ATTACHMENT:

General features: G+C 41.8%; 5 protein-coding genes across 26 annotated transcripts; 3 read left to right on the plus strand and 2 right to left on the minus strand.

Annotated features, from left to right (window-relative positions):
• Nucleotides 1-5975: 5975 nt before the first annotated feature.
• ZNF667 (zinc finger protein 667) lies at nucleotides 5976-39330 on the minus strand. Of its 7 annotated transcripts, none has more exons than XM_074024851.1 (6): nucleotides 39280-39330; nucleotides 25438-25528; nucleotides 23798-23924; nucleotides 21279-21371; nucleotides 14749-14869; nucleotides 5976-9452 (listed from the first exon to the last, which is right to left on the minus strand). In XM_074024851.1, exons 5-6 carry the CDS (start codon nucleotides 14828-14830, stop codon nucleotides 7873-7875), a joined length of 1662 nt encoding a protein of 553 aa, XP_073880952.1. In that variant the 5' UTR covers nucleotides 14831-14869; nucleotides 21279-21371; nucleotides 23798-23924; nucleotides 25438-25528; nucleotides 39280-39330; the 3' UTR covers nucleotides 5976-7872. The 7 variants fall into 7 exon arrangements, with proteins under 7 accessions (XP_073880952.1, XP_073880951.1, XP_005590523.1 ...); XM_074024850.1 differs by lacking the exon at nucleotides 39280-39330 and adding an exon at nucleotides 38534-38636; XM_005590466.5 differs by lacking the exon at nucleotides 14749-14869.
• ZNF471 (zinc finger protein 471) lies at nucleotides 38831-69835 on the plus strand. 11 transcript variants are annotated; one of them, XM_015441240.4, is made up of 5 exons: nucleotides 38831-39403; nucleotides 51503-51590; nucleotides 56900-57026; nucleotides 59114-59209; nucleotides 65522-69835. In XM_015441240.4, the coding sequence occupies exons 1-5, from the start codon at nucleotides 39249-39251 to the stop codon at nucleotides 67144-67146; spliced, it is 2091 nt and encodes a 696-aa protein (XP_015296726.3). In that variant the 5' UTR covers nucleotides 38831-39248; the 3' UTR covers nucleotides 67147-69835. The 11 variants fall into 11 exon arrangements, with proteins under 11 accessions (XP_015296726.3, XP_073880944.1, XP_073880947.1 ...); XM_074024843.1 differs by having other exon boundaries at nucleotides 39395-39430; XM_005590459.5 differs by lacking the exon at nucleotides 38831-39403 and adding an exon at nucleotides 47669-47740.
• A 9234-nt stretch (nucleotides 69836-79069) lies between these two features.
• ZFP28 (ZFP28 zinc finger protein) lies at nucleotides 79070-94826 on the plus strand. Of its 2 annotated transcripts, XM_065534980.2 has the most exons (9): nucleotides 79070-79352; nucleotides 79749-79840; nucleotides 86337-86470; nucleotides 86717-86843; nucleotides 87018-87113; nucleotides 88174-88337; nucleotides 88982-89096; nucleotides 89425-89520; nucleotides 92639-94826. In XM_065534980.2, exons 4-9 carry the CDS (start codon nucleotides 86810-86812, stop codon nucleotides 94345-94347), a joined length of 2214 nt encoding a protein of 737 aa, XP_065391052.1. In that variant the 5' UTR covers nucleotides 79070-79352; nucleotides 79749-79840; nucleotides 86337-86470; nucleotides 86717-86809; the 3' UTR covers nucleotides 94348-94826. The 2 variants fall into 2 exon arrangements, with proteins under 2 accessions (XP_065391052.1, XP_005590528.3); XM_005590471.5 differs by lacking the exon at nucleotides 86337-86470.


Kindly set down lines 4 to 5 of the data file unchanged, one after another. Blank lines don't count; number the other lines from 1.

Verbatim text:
• ZNF667 (zinc finger protein 667) lies at nucleotides 5976-39330 on the minus strand. Of its 7 annotated transcripts, none has more exons than XM_074024851.1 (6): nucleotides 39280-39330; nucleotides 25438-25528; nucleotides 23798-23924; nucleotides 21279-21371; nucleotides 14749-14869; nucleotides 5976-9452 (listed from the first exon to the last, which is right to left on the minus strand). In XM_074024851.1, exons 5-6 carry the CDS (start codon nucleotides 14828-14830, stop codon nucleotides 7873-7875), a joined length of 1662 nt encoding a protein of 553 aa, XP_073880952.1. In that variant the 5' UTR covers nucleotides 14831-14869; nucleotides 21279-21371; nucleotides 23798-23924; nucleotides 25438-25528; nucleotides 39280-39330; the 3' UTR covers nucleotides 5976-7872. The 7 variants fall into 7 exon arrangements, with proteins under 7 accessions (XP_073880952.1, XP_073880951.1, XP_005590523.1 ...); XM_074024850.1 differs by lacking the exon at nucleotides 39280-39330 and adding an exon at nucleotides 38534-38636; XM_005590466.5 differs by lacking the exon at nucleotides 14749-14869.
• ZNF471 (zinc finger protein 471) lies at nucleotides 38831-69835 on the plus strand. 11 transcript variants are annotated; one of them, XM_015441240.4, is made up of 5 exons: nucleotides 38831-39403; nucleotides 51503-51590; nucleotides 56900-57026; nucleotides 59114-59209; nucleotides 65522-69835. In XM_015441240.4, the coding sequence occupies exons 1-5, from the start codon at nucleotides 39249-39251 to the stop codon at nucleotides 67144-67146; spliced, it is 2091 nt and encodes a 696-aa protein (XP_015296726.3). In that variant the 5' UTR covers nucleotides 38831-39248; the 3' UTR covers nucleotides 67147-69835. The 11 variants fall into 11 exon arrangements, with proteins under 11 accessions (XP_015296726.3, XP_073880944.1, XP_073880947.1 ...); XM_074024843.1 differs by having other exon boundaries at nucleotides 39395-39430; XM_005590459.5 differs by lacking the exon at nucleotides 38831-39403 and adding an exon at nucleotides 47669-47740.